Edinburgh Castle
The Art of Agile Development
AuthorsJames Shore and Shane Warden
DateOctober 2007
ReviewerRoger Spooner
Cover image for Art of Agile

This book is a treasure. Not only does it explain Agile Development clearly and entertainingly, but it is thoroughly grounded in how it pans out in real organisations. It also covers several business and software engineering issues which I didn't expect, such as unit testing techniques and process improvement.

It is aimed at people who want to start using Extreme Programming on their software development projects. It seems that XP is almost, but not quite, synonymous with Agile Development. For each of its principles, we learn the concept, what the outcome should be, how it might go wrong, and where to read more. Sometimes there is a short FAQ section. If your existing organisation can't incorporate this principle; sometimes you can make up for it in other ways, or sometimes you can follow the principle while still satisfying your bosses.

The book starts with the thoughtful principles of XP, such as pair programming (continuous review and better design through discussion), energised work (sleep well, be motivated, and focus when in the office), an informative workspace (sharing progress with the team), root cause analysis (ask "why" 5 times, to get to a more substantial answer), retrospectives. The book goes on to collaborating: sit together, real customer involvement, and more. The next part is releasing: continuous integration, weekly iterations, all the follow-on tasks like integration done. Planning includes product vision, release planning, iterations (development cycles), risk, stories (tasks), and estimating. Finally, the principles of development include incremental requirements, test-driven development, refactoring, and simplicity.

The book is designed either to be dipped into, having cross references and a target audience for each section, or to be read cover to cover. It's really all about how to apply Agile Development within a real project. What should you do if some people don't want to join in? How large or small can a team be? What information do you share with stakeholders outside the team itself? Can you manage without a particular principle?

Despite having started with a tone that didn't capture my enthusiasm immediately, the body of the book is engagingly and genuinely plausible. The authors have worked in real companies on real projects, and know how to get Agile to work. Personally however, I tend to feel that Agile development works better with trustworthy, skilled and flexible staff, than with "entry-level" skills. If people don't have the confidence to go from designing to testing to developing to releasing all within the same day, then I think they may find this more challenging than working to a specification.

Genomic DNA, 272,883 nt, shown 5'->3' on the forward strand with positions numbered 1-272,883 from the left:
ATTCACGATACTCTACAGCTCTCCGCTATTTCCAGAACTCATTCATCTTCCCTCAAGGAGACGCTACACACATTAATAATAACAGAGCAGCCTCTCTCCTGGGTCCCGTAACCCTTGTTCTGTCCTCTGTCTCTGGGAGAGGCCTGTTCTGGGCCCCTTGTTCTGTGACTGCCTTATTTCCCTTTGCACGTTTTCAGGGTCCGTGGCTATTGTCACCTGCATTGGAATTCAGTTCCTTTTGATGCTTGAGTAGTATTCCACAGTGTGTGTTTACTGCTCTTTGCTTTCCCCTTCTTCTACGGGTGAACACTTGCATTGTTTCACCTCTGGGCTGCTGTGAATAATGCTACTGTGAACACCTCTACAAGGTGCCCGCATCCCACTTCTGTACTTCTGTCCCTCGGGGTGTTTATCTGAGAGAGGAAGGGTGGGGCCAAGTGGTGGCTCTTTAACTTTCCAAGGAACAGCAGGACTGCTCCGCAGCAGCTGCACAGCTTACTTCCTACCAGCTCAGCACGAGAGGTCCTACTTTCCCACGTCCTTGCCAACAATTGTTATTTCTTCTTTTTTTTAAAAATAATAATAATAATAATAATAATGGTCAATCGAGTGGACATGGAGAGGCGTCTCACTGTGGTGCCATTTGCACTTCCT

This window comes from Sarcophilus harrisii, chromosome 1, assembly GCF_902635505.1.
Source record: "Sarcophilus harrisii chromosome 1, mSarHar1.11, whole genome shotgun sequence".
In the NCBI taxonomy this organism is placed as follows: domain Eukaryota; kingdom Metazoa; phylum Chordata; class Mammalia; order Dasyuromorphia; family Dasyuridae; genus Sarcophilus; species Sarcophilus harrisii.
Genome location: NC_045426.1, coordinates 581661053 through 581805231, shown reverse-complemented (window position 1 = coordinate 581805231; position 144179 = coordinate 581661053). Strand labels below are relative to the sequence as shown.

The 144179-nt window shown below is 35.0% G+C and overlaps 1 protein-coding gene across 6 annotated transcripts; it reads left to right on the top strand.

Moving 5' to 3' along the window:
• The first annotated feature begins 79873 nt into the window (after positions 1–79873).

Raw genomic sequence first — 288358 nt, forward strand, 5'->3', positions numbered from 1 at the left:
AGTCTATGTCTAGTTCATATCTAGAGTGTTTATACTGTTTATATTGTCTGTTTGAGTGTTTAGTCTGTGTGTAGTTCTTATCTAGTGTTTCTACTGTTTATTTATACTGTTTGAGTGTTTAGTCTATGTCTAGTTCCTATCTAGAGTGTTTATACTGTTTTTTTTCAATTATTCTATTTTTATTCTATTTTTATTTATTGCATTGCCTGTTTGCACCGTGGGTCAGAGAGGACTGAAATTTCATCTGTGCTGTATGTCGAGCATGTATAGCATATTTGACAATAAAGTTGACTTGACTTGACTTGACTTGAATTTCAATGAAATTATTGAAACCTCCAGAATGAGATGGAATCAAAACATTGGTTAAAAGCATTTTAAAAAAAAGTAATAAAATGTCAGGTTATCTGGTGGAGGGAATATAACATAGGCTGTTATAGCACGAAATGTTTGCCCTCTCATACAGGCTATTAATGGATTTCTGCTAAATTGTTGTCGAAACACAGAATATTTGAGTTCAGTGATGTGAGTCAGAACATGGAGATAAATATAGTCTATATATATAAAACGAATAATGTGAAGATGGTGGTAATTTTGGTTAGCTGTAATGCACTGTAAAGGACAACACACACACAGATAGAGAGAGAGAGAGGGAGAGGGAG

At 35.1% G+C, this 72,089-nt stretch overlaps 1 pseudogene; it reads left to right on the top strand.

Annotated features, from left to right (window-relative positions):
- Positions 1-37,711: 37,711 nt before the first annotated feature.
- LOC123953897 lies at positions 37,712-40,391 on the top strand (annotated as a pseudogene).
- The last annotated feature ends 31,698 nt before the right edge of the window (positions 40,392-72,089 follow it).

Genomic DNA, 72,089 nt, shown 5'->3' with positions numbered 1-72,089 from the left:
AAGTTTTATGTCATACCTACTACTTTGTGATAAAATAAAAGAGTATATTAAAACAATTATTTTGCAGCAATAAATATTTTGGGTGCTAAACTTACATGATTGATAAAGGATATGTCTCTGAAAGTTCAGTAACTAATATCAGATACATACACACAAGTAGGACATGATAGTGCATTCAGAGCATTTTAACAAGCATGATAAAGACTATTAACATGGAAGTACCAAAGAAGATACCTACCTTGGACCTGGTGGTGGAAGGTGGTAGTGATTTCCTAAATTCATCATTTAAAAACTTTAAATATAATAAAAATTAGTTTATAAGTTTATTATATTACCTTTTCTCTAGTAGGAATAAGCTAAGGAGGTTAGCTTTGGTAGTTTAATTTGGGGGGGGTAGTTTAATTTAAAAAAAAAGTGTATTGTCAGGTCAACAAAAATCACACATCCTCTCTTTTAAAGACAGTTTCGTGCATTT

One of the ideas new to me is the "retrospective". This is a regular meeting, perhaps once after each iteration which should ideally be weekly. The team discusses what went well, and what didn't, then chooses a single topic to improve for the next time. This bright approach to process improvement is in contrast to the procedures, audits and cheeseburger outcomes of some quality management philosophies. The book also explores testing in more detail.

The final section explores ways to improve your results with XP even beyond the textbook methods. Many of the ideas are hinted at throughout the main text, so this might be seen as a kind of conclusion to wrap up the volume.

The whole book is a pleasure to read. Without being jokey, it is fun and informative. It is well printed and laid out with extensive cross references and some summary boxes or quotations. The references to other books make it very well linked within its area of software engineering. Without doubt, the greatest strength of this book is the integrity and experience that shines through the wise responses to real world challenges posed by traditional organisations.


Getting Started
- Why Agile
- How to be Agile
- Understanding XP
- Adopting XP

Practising XP
- Thinking
- Collaborating
- Releasing
- Planning
- Developing

Mastering Agility
- Values and Principles
- Improve the Process
- Rely on People
- Eliminate Waste
- Deliver Value
- Seek Technical Excellence

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